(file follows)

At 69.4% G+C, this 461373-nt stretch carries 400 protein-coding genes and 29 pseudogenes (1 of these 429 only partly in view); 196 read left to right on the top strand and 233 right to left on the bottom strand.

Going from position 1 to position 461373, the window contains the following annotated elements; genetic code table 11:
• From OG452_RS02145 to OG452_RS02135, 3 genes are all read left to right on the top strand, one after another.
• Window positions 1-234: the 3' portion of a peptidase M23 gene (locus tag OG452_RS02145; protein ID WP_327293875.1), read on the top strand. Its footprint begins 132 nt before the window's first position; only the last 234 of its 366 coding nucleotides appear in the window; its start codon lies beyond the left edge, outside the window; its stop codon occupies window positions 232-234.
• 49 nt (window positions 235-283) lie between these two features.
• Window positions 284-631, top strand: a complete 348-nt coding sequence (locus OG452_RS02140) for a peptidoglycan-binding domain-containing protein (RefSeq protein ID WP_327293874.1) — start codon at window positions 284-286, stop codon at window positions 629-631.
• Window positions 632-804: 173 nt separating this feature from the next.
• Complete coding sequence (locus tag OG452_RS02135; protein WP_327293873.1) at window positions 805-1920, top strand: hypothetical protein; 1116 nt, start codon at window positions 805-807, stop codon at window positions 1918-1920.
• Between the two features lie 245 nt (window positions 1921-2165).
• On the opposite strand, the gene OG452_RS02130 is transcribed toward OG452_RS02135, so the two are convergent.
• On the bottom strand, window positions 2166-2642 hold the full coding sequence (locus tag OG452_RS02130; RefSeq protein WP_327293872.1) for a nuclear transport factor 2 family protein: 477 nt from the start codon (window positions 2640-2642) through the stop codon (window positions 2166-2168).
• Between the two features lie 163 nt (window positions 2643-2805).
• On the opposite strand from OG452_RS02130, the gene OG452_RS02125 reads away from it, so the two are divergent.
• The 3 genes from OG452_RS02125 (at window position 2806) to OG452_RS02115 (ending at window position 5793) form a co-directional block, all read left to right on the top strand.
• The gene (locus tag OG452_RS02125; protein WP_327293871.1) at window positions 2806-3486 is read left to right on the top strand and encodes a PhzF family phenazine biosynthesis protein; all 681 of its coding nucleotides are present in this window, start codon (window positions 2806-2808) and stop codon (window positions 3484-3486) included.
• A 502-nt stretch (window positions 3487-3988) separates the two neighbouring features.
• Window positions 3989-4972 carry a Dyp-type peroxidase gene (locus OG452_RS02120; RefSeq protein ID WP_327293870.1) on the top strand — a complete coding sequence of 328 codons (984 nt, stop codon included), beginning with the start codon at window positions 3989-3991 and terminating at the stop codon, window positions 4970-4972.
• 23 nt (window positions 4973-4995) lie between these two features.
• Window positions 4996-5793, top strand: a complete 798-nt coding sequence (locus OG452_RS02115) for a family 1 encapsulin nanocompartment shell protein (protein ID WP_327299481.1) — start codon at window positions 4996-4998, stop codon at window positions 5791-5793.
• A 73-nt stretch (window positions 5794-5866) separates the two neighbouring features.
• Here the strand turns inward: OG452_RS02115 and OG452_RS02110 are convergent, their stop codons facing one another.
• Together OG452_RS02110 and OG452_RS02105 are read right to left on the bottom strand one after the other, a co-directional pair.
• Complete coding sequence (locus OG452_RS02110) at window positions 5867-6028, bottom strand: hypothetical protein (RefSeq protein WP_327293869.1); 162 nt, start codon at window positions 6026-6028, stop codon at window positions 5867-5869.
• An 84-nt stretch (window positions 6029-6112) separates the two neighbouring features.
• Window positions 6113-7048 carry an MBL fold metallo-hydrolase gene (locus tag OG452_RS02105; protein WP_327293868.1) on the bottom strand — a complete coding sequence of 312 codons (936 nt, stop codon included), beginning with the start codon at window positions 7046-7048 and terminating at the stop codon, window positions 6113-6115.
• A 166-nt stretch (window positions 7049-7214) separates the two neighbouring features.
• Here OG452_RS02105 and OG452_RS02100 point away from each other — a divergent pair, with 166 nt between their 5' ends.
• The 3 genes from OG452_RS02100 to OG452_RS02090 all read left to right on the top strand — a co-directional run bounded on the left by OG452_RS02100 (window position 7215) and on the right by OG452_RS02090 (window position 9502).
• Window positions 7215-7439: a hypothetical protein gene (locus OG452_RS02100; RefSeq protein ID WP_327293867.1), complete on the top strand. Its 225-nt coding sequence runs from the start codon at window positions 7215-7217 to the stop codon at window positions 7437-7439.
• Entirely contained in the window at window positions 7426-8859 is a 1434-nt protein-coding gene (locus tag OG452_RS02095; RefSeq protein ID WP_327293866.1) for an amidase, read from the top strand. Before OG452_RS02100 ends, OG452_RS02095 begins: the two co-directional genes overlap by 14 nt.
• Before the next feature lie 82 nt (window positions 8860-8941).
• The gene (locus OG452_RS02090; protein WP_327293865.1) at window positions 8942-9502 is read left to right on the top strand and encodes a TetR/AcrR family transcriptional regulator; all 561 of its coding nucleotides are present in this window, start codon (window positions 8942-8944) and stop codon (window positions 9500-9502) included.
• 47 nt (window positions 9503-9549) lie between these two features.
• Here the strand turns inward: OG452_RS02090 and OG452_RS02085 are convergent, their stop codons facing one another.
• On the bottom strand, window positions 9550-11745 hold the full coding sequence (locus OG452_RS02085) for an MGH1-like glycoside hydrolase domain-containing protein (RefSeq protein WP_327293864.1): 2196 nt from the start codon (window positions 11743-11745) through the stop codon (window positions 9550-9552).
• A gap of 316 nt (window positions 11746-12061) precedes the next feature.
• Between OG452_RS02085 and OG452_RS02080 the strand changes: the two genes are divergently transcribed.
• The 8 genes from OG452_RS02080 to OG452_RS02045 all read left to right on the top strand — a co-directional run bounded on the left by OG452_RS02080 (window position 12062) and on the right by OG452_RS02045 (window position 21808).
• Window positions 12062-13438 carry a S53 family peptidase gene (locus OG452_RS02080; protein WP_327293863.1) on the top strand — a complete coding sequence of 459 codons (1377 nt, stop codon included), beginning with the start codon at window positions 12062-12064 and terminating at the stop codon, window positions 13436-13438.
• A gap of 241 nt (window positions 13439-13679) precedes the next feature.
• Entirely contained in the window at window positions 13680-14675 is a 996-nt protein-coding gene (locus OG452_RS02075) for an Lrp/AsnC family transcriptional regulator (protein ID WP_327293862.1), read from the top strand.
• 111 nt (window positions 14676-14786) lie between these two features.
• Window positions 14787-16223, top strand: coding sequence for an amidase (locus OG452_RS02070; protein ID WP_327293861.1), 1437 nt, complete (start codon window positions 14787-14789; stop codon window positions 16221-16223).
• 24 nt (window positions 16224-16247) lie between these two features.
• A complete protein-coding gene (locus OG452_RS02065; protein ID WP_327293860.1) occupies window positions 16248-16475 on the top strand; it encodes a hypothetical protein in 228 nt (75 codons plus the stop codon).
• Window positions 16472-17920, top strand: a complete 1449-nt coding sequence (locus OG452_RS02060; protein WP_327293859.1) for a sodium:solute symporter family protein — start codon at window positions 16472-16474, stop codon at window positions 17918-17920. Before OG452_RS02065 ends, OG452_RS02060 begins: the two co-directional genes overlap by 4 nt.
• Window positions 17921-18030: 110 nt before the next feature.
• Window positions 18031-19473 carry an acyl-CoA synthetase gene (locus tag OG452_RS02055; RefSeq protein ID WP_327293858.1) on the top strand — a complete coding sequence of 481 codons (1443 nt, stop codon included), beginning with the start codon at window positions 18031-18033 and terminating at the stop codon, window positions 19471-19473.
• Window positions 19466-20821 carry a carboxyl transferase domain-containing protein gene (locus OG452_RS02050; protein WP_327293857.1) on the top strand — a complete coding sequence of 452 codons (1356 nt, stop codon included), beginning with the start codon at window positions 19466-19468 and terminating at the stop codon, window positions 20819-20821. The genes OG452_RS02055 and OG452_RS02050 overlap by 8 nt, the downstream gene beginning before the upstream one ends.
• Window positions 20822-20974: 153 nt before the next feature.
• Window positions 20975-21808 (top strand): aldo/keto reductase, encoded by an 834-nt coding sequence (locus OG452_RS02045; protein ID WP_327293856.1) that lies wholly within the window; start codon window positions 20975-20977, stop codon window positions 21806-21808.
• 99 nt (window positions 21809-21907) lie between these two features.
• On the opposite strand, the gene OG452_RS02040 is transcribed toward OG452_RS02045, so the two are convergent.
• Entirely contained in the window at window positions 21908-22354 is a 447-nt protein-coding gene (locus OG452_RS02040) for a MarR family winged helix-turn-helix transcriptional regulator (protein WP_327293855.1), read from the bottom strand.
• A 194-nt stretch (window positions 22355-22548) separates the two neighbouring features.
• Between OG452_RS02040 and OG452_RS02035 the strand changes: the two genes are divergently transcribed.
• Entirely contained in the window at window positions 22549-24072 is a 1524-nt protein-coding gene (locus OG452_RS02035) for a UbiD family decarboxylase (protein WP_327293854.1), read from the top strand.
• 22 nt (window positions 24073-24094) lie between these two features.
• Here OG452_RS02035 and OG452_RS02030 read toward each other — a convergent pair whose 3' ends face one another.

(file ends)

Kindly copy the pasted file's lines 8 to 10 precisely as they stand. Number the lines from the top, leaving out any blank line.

• Complete coding sequence (locus tag OG452_RS02135; protein WP_327293873.1) at window positions 805-1920, top strand: hypothetical protein; 1116 nt, start codon at window positions 805-807, stop codon at window positions 1918-1920.
• Between the two features lie 245 nt (window positions 1921-2165).
• On the opposite strand, the gene OG452_RS02130 is transcribed toward OG452_RS02135, so the two are convergent.